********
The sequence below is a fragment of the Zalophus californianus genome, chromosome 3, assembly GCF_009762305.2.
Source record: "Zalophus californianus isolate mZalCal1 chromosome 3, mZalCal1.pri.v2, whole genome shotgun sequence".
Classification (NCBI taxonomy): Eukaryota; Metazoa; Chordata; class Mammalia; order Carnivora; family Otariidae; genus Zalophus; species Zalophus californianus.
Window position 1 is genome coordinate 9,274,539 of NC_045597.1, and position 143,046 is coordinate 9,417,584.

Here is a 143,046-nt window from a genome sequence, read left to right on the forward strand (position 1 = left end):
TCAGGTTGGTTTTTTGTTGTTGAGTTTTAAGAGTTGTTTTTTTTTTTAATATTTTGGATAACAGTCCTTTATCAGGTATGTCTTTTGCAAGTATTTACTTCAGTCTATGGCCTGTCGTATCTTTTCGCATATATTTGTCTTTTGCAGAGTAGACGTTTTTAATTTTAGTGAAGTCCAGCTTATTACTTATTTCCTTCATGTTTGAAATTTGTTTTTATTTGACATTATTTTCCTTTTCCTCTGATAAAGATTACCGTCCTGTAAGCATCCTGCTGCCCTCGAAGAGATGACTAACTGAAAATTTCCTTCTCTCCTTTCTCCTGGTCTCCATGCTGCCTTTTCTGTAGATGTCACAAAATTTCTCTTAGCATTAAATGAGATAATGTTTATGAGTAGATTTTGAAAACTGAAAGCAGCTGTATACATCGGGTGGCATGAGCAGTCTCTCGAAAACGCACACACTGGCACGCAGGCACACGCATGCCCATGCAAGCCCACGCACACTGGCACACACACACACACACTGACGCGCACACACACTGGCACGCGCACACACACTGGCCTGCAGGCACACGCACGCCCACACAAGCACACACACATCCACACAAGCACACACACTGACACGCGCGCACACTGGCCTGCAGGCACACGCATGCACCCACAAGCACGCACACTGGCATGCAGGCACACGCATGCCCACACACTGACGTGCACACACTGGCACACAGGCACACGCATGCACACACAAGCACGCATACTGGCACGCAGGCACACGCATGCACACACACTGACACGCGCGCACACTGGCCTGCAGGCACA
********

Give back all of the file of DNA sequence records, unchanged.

The sequence below is a fragment of the Zalophus californianus genome, chromosome 3, assembly GCF_009762305.2.
Source record: "Zalophus californianus isolate mZalCal1 chromosome 3, mZalCal1.pri.v2, whole genome shotgun sequence".
Classification (NCBI taxonomy): Eukaryota; Metazoa; Chordata; class Mammalia; order Carnivora; family Otariidae; genus Zalophus; species Zalophus californianus.
Window position 1 is genome coordinate 9,274,539 of NC_045597.1, and position 143,046 is coordinate 9,417,584.

Here is a 143,046-nt window from a genome sequence, read left to right on the forward strand (position 1 = left end):
TCAGGTTGGTTTTTTGTTGTTGAGTTTTAAGAGTTGTTTTTTTTTTTAATATTTTGGATAACAGTCCTTTATCAGGTATGTCTTTTGCAAGTATTTACTTCAGTCTATGGCCTGTCGTATCTTTTCGCATATATTTGTCTTTTGCAGAGTAGACGTTTTTAATTTTAGTGAAGTCCAGCTTATTACTTATTTCCTTCATGTTTGAAATTTGTTTTTATTTGACATTATTTTCCTTTTCCTCTGATAAAGATTACCGTCCTGTAAGCATCCTGCTGCCCTCGAAGAGATGACTAACTGAAAATTTCCTTCTCTCCTTTCTCCTGGTCTCCATGCTGCCTTTTCTGTAGATGTCACAAAATTTCTCTTAGCATTAAATGAGATAATGTTTATGAGTAGATTTTGAAAACTGAAAGCAGCTGTATACATCGGGTGGCATGAGCAGTCTCTCGAAAACGCACACACTGGCACGCAGGCACACGCATGCCCATGCAAGCCCACGCACACTGGCACACACACACACACACTGACGCGCACACACACTGGCACGCGCACACACACTGGCCTGCAGGCACACGCACGCCCACACAAGCACACACACATCCACACAAGCACACACACTGACACGCGCGCACACTGGCCTGCAGGCACACGCATGCACCCACAAGCACGCACACTGGCATGCAGGCACACGCATGCCCACACACTGACGTGCACACACTGGCACACAGGCACACGCATGCACACACAAGCACGCATACTGGCACGCAGGCACACGCATGCACACACACTGACACGCGCGCACACTGGCCTGCAGGCACA